In 2007, Tibet established the social insurance system mainly covering basic pension insurance, basic medical insurance, unemployment insurance for workers in cities and towns, work injury insurance and maternity insurance, formed the social assistance system with the minimum living standard security system for urban and rural residents and medical assistance system as the important point, and made great progress in social welfare and charity undertakings, with care and attention given to the old and weak. Social security and employment spending reached 1.678 billion Yuan a year-on-year increase of 63.35 percent. The coverage of the Basic Old Age Pension Insurance for Enterprise Staff has grown continuously and some 620 million Yuan was paid out. Tibet's basic medical insurance system for urban residents was launched in October of the same year. This shows how Tibet is moving to universal coverage of basic medical insurance.
The government makes efforts to make all families have at least one working member.
By the end of 2007, there were 1.5686 million employees in Tibet, a decrease of 86,600 from the end of 2006. The registered urban unemployment rate was 4.3 percent. In that year, the TAR Government constantly increased capital input in employment and re-employment. It earmarked 63 million Yuan in total to purchase 5,700 public welfare jobs, thus promoting the re-employment of aged people, the handicapped and zero-employment families, removing all 1,304 households from the latter category, making Lhasa City the first local capital to do so. In the same year, the government of Tibet Autonomous Region also allocated additional financial expense of 328 million Yuan to arrange the employment of 6,567 college and technical secondary school graduates, thereby making the their employment rate reach 82 percent. The employment and placement of demobilized soldiers also were properly solved.
From 1997, Tibet started to establish the minimum living standard security system for urban residents. It first conducted pilot schemes in central Lhasa and then introduced the system in another six prefectures in 1998; by 2000, the program covered the whole region. Poverty-stricken urban residents, in line with their requirements, were incorporated into the scope of scheme. The security standard, 130 Yuan per person each month in 1997, was raised to 230 Yuan in 2007. A total of 36,000 urban residents enjoyed the benefit under the minimum living standard security system.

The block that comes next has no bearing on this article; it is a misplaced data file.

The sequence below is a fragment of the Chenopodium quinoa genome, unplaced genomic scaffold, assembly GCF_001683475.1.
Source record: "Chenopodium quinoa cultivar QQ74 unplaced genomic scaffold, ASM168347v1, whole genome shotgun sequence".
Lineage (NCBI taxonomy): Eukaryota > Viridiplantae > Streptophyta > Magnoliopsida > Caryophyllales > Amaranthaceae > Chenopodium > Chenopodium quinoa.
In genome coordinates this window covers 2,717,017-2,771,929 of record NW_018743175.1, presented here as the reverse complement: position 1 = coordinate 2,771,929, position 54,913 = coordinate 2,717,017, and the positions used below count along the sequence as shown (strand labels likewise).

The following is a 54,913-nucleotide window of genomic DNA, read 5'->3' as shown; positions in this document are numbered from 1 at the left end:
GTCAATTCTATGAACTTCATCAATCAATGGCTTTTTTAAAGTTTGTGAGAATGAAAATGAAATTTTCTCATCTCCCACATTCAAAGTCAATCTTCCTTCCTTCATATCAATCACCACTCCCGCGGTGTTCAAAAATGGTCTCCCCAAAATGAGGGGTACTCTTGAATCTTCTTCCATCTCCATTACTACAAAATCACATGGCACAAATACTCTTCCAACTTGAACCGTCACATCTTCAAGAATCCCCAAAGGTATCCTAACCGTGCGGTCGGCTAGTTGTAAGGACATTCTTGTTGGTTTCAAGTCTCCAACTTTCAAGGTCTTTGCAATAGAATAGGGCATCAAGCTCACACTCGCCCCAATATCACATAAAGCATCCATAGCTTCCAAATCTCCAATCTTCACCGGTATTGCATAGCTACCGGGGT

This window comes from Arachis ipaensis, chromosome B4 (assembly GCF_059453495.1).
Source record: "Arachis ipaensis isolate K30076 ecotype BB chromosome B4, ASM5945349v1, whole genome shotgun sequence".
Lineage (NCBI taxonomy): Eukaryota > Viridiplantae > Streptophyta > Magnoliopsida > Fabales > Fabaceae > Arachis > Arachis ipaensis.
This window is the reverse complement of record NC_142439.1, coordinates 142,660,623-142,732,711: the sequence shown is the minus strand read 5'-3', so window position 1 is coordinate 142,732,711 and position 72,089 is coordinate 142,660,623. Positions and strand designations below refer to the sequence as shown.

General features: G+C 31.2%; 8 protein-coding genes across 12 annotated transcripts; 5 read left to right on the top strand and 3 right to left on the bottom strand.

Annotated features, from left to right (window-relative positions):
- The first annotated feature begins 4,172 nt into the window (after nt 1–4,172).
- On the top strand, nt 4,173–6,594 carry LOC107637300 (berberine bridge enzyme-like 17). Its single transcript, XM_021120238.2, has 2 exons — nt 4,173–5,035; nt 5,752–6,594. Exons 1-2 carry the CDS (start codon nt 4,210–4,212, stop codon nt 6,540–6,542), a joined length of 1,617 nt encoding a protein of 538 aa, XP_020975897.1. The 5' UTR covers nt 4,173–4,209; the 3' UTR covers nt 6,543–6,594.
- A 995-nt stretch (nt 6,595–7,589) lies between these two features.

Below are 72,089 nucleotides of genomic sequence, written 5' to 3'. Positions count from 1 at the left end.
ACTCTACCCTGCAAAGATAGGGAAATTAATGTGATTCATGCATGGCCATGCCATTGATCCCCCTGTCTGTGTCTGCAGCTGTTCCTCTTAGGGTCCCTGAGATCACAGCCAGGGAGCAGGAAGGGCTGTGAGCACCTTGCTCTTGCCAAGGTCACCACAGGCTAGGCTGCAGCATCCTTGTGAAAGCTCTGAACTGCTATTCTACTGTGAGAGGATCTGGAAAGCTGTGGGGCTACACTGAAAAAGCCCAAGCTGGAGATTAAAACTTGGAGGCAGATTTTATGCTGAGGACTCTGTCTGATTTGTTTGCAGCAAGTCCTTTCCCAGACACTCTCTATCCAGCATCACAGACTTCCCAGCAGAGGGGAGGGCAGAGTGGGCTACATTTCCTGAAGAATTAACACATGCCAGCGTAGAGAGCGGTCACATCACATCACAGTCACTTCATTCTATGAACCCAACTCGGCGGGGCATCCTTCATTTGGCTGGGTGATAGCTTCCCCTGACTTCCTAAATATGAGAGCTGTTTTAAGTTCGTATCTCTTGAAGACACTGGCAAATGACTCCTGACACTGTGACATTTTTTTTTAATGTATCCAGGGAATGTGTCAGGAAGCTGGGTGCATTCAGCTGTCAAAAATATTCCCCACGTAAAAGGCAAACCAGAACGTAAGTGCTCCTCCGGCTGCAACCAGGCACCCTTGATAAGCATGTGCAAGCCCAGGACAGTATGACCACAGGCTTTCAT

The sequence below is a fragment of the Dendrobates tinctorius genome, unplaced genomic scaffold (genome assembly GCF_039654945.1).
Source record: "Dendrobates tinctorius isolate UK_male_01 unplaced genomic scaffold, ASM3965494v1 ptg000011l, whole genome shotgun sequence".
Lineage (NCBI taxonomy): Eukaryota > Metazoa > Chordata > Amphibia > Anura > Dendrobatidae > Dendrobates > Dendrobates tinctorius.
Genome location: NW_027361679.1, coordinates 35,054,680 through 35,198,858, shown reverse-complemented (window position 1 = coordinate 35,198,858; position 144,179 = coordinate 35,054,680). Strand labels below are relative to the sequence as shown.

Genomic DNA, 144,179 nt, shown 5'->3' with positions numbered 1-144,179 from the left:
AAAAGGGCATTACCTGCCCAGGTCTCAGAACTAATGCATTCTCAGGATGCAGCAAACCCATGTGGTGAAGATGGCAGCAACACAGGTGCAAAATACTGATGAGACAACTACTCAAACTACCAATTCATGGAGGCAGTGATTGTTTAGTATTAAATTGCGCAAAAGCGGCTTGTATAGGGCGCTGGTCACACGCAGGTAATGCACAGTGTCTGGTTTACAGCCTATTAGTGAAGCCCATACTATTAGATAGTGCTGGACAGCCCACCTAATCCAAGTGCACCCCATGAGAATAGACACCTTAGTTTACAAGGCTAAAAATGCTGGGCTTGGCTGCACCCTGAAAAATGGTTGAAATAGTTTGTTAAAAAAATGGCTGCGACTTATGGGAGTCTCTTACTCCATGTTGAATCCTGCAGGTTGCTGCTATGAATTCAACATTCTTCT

Starting from October 1, 2007, Tibet implemented the medical insurance system for urban residents in an all-round way, with 173,000 people being incorporated. To ensure the regular operation of the medical insurance system, the TAR government is charged with at least 28 million Yuan of fee collecting. The difficult groups, such as the people with minimum living standard security, seriously handicapped persons who have completely lost their labor capacity, and the childless elderly people who have no income, do not pay medical insurance premiums which are completely subsidized by the government. Each student only pays 30 Yuan each year, half the stipulated premiums, with the other half subsidized by the government.
A charity hospital built with donations from Hong Kong compatriots. Many cataract sufferers have been treated as a result.
At the end of 2007, the number of workers and staff participating in the basic pension insurance reached 80,900 in Tibet, of which 30,500 had received old-age pensions. The number of people participating in unemployment insurance totaled 75,000. A total of 62.45 million Yuan of Minimum Living Standard Security funds was granted in the region.
On June 22, 2007, the TAR People's Government promulgated the Measures for the Implementation of the Minimum Living Standard Security for Rural Residents. It incorporated all the poverty-stricken farmers and herders whose per capita average net income was below 800 Yuan into the scope of the minimum living standard security, benefiting 230,000 poverty-stricken people. In addition, Tibet also incorporated poor people in rural areas, those with low income and the vulnerable group whose annual per capita average net income was below 500 Yuan, into the scope of scheme for poverty-stricken people needing living assistance. Following an investigation, the allowance is granted at a level that will enable them to reach the minimum living standard. In giving assistance, the principle is "guaranteeing in different types" to distinguish the elderly, minors and the handicapped who have no labor capability and have no other means of support.
For a long time, Tibet has held that rural households enjoying the five guarantees (childless and infirm old persons who are guaranteed food, clothing, medical care, housing and burial expenses) should be supported with a combination in concentrated and diverse forms, with priority given to the latter. The needed support funds come from central finance, while their needed living necessities such as grain ration and fuel are raised from the public. In 2003, Tibet raised the support standard given to the rural household enjoying the five guarantees from 588 Yuan to 900 Yuan per person. In 2004 and 2005, it rose to 1,200 Yuan and then 1,300 Yuan respectively, finally increasing to 1,500 Yuan in 2007, which is higher than the national average in this regard. Through the adjustments, the living standard of the household enjoying the five guarantees in the farming and pasturing areas of Tibet has markedly improved, and their rights and interests to basic living have been guaranteed.
At the end of 2007, there were 3,370 people taken in by welfare institutions with 3,677 beds. In 2006, the sale of 110 million Yuan worth of welfare lotteries raised 36.36 million Yuan in social welfare funds. Direct social donations totaled 3.62 million Yuan.
(China's Facts and Figures 2008)